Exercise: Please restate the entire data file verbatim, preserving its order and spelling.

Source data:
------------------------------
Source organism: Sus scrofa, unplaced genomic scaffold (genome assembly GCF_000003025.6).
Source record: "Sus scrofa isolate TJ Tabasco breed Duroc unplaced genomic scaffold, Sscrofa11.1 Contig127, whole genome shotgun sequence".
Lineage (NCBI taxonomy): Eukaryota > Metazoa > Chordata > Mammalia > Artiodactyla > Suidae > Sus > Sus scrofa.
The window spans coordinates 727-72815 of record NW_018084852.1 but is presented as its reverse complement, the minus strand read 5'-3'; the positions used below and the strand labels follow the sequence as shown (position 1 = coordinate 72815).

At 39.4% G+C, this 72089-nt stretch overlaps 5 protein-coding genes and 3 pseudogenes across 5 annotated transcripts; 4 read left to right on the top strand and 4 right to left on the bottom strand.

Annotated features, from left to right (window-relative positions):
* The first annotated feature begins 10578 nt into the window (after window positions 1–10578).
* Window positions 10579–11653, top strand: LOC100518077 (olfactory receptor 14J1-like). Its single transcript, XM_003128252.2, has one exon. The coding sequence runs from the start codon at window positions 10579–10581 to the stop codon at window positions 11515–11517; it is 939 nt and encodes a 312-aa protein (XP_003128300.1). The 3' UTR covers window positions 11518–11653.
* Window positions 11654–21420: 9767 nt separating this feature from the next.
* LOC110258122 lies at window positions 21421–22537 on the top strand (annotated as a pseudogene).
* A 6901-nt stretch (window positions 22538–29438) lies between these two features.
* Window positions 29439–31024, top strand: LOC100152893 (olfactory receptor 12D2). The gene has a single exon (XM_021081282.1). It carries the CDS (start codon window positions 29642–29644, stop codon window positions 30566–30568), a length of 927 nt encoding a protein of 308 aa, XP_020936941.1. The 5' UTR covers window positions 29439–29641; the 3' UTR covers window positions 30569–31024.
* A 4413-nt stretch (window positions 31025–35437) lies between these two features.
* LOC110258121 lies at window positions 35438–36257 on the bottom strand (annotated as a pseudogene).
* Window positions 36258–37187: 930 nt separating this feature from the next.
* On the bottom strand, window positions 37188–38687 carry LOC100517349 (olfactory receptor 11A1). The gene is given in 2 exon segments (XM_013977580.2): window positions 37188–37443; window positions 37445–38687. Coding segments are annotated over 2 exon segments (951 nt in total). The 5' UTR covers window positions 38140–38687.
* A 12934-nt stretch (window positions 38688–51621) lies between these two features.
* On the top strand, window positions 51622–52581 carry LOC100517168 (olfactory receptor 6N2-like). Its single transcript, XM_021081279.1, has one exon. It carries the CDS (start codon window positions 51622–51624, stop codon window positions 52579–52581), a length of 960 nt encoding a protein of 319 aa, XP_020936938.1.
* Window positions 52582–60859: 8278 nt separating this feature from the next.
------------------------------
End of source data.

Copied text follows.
Source organism: Sus scrofa, unplaced genomic scaffold (genome assembly GCF_000003025.6).
Source record: "Sus scrofa isolate TJ Tabasco breed Duroc unplaced genomic scaffold, Sscrofa11.1 Contig127, whole genome shotgun sequence".
Lineage (NCBI taxonomy): Eukaryota > Metazoa > Chordata > Mammalia > Artiodactyla > Suidae > Sus > Sus scrofa.
The window spans coordinates 727-72815 of record NW_018084852.1 but is presented as its reverse complement, the minus strand read 5'-3'; the positions used below and the strand labels follow the sequence as shown (position 1 = coordinate 72815).

At 39.4% G+C, this 72089-nt stretch overlaps 5 protein-coding genes and 3 pseudogenes across 5 annotated transcripts; 4 read left to right on the top strand and 4 right to left on the bottom strand.

Annotated features, from left to right (window-relative positions):
* The first annotated feature begins 10578 nt into the window (after window positions 1–10578).
* Window positions 10579–11653, top strand: LOC100518077 (olfactory receptor 14J1-like). Its single transcript, XM_003128252.2, has one exon. The coding sequence runs from the start codon at window positions 10579–10581 to the stop codon at window positions 11515–11517; it is 939 nt and encodes a 312-aa protein (XP_003128300.1). The 3' UTR covers window positions 11518–11653.
* Window positions 11654–21420: 9767 nt separating this feature from the next.
* LOC110258122 lies at window positions 21421–22537 on the top strand (annotated as a pseudogene).
* A 6901-nt stretch (window positions 22538–29438) lies between these two features.
* Window positions 29439–31024, top strand: LOC100152893 (olfactory receptor 12D2). The gene has a single exon (XM_021081282.1). It carries the CDS (start codon window positions 29642–29644, stop codon window positions 30566–30568), a length of 927 nt encoding a protein of 308 aa, XP_020936941.1. The 5' UTR covers window positions 29439–29641; the 3' UTR covers window positions 30569–31024.
* A 4413-nt stretch (window positions 31025–35437) lies between these two features.
* LOC110258121 lies at window positions 35438–36257 on the bottom strand (annotated as a pseudogene).
* Window positions 36258–37187: 930 nt separating this feature from the next.
* On the bottom strand, window positions 37188–38687 carry LOC100517349 (olfactory receptor 11A1). The gene is given in 2 exon segments (XM_013977580.2): window positions 37188–37443; window positions 37445–38687. Coding segments are annotated over 2 exon segments (951 nt in total). The 5' UTR covers window positions 38140–38687.
* A 12934-nt stretch (window positions 38688–51621) lies between these two features.
* On the top strand, window positions 51622–52581 carry LOC100517168 (olfactory receptor 6N2-like). Its single transcript, XM_021081279.1, has one exon. It carries the CDS (start codon window positions 51622–51624, stop codon window positions 52579–52581), a length of 960 nt encoding a protein of 319 aa, XP_020936938.1.
* Window positions 52582–60859: 8278 nt separating this feature from the next.